|Museum of Fine Arts, Boston|
The first exhibit was a collection of photographs by Yousuf Karsh entitled Karsh Goes Hollywood. This exhibition was in one of the lobbies near the information desk and food court. Not ideal but it gave the photographs much more exposure to museum guests than one tucked away would have.
Yousuf Karsh (1908-2002) was a renowned photographer who captured the portraits of many important figures including authors, musicians, dignitaries and actors among others. The MFA's exhibition focused on Karsh's photographs of classic Hollywood figures. These notable members of the Hollywood elite included: Judy Garland, Walt Disney, Laurence Olivier, Leslie Caron, Elizabeth Taylor, Lauren Bacall, Ingrid Bergman, Humphrey Bogart, Princess Grace, Alfred Hitchcock, Joan Crawford, Audrey Hepburn, Clark Gable, Anita Ekberg, Gregory Peck, Sydney Greenstreet, Bette Davis, Douglas Fairbanks Jr., Peter Lorre and Boris Karloff.
The 20 figures were presented in a "who's who" kind of fashion. A visitor would walk through the exhibit, examining each portrait and trying to guess the person. The pieces were not labeled but each came with a hint, usually a line of dialogue from a notable film the person was associated with. There was a key with the list of all the names for people to reference once they were done guessing.
|Joan Crawford, 1948 - Yousuf Karsh|
|Lauren Bacall, 1966 and Elizabeth Taylor, 1946 - Yousuf Karsh|
|Yousuf Karsh exhibit at the MFA, Boston|
|Carlos checking out the Yousuf Karsh exhibit at the MFA, Boston|
|Anita Ekberg, 1956 and Clark Gable, 1948 - Yousuf Karsh|
|Sydney Greenstreet, 1946 and Gregory Peck, 1946 - Yousuf Karsh|
After the Yousuf Karsh exhibit, we made our way through the museum and found ourselves in the Contemporary Art section. Last time I was here, I saw this amazing Hollywood Stars Paper Dress. It wasn't there this time but I came across another piece that was equally dazzling.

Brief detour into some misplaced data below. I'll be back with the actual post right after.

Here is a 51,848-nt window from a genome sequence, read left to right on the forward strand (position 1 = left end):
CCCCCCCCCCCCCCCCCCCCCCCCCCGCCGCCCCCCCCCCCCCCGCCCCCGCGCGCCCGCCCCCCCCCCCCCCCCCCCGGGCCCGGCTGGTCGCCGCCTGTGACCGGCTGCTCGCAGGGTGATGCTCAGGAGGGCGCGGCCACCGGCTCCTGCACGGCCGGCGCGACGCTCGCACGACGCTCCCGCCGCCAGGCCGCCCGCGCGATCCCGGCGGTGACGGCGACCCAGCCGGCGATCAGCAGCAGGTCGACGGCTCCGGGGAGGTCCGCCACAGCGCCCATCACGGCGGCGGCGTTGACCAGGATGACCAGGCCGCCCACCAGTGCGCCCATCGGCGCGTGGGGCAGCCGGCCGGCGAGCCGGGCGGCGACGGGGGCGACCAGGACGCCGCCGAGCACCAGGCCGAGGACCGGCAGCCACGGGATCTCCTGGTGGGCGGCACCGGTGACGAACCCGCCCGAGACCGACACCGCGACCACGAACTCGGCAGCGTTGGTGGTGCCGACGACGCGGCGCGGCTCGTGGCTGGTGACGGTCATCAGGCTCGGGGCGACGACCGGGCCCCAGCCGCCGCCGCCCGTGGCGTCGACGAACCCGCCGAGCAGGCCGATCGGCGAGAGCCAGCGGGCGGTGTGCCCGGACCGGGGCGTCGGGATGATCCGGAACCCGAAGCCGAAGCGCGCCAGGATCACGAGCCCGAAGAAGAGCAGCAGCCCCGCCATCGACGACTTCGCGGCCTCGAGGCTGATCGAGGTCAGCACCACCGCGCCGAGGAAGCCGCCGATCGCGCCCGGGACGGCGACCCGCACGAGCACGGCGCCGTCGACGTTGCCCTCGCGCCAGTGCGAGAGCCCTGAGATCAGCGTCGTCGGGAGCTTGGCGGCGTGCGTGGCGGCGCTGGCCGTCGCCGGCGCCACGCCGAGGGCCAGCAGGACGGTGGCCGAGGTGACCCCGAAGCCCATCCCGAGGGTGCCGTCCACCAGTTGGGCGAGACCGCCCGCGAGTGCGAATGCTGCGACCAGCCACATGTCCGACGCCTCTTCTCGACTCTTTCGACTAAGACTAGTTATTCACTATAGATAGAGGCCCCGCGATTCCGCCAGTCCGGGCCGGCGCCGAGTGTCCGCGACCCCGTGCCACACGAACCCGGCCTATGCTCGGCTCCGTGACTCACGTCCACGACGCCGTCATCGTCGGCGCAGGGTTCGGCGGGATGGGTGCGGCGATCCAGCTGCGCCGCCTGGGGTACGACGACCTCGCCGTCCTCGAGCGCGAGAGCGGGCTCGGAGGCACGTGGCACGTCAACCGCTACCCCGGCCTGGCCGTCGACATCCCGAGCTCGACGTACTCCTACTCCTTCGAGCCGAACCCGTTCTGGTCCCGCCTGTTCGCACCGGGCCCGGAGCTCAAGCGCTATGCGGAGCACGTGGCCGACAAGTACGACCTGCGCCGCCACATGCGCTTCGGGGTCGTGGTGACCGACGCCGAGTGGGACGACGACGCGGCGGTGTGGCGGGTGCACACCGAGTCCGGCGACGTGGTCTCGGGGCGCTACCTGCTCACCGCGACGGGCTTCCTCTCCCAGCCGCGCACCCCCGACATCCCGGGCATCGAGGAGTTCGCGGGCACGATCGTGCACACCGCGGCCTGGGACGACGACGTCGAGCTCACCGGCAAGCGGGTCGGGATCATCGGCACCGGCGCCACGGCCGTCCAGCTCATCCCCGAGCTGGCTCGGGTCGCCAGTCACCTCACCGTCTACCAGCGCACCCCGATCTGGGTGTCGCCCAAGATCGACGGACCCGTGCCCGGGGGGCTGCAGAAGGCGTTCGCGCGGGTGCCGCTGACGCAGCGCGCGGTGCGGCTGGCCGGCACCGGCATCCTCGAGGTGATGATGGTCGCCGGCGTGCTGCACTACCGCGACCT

|Double Blue Barbra (The Jewish Jackie Series), 1992 - Deborah Kass|
My good friend Frank had told me about the next exhibit and I'm glad he did because I would have missed it otherwise. Hollywood Glamour: Fashion and Jewelry from the Silver Screen showcases the costumes (evening gowns, dresses, evening jackets, etc.) and accessories from a very elegant time in film history. The pieces ranged from the late 1920s to the early 1940s with a primary focus on the 1930s. None of the pieces were, by themselves, notable but presented together it was showcase of glamour that would appeal to classic film fans and fashion devotees alike.
The exhibit was very crowded and considering the tight quarters it was difficult to maneuver around all the people to view each piece. It took a while but I managed to take in every single one. On a screen in the back, they looped film clips of the actresses wearing the pieces on display. It was quite exciting to stand next to a costume worn by Norma Shearer or Gloria Swanson. I nearly fainted when I saw Jean Harlow's dress from Bombshell.
|Hollywood Glamour: Fashion and Jewelry from the Silver Screen Exhibit - MFA, Boston|
|Sign for the Hollywood Glamour exhibit|
|Hollywood Glamour Exhibit|
|Joan Craword photo and Gloria Swanson, 1927 by Edward Steichen|
|Marlene Dietrich's hostess gown for Desire (1936), designed by Travis Banton|
|Mary Ellis' evening gown for Paris in Spring (1935), designed by Travis Banton|
|Carole Lombard's evening dress for No Man of Her Own (1932), designed by Travis Banton|
|Betty Grable's evening gown in This Way Please (1937), designed by Edith Head|
|Betty Hutton's jacket and pants for The Perils of Pauline (1947), designed by Edith Head|
|Greer Garson's blouse and skirt for Julia Misbehaves (1948), designed by Irene|
|Norma Shearer's evening jacket for Her Cardboard Lover (1942), designed by Robert Kalloch|
|Mae West's dress for Every Day's a Holiday (1938), designed by Elsa Schiaparelli|
|Jean Harlow's evening gown for Bombshell (1933), designed by Gilbert Adrian|
|Joan Crawford's dress for This Modern Age (1931), designed by Gilbert Adrian|
|Gloria Swanson's evening dress for What a Widow! (1930), designed by Rene Hubert|
|Line-up of costumes|
|Jewelry display including pieces owned by Ginger Rogers, Myrna Loy and Joan Crawford|
|Letters and other art|
|Film clip being screened of Carole Lombard in No Man of Her Own (1932)|
The Karsh Goes Hollywood and Hollywood Glamour exhibitions can be seen at the MFA in Boston until March 8th, 2015.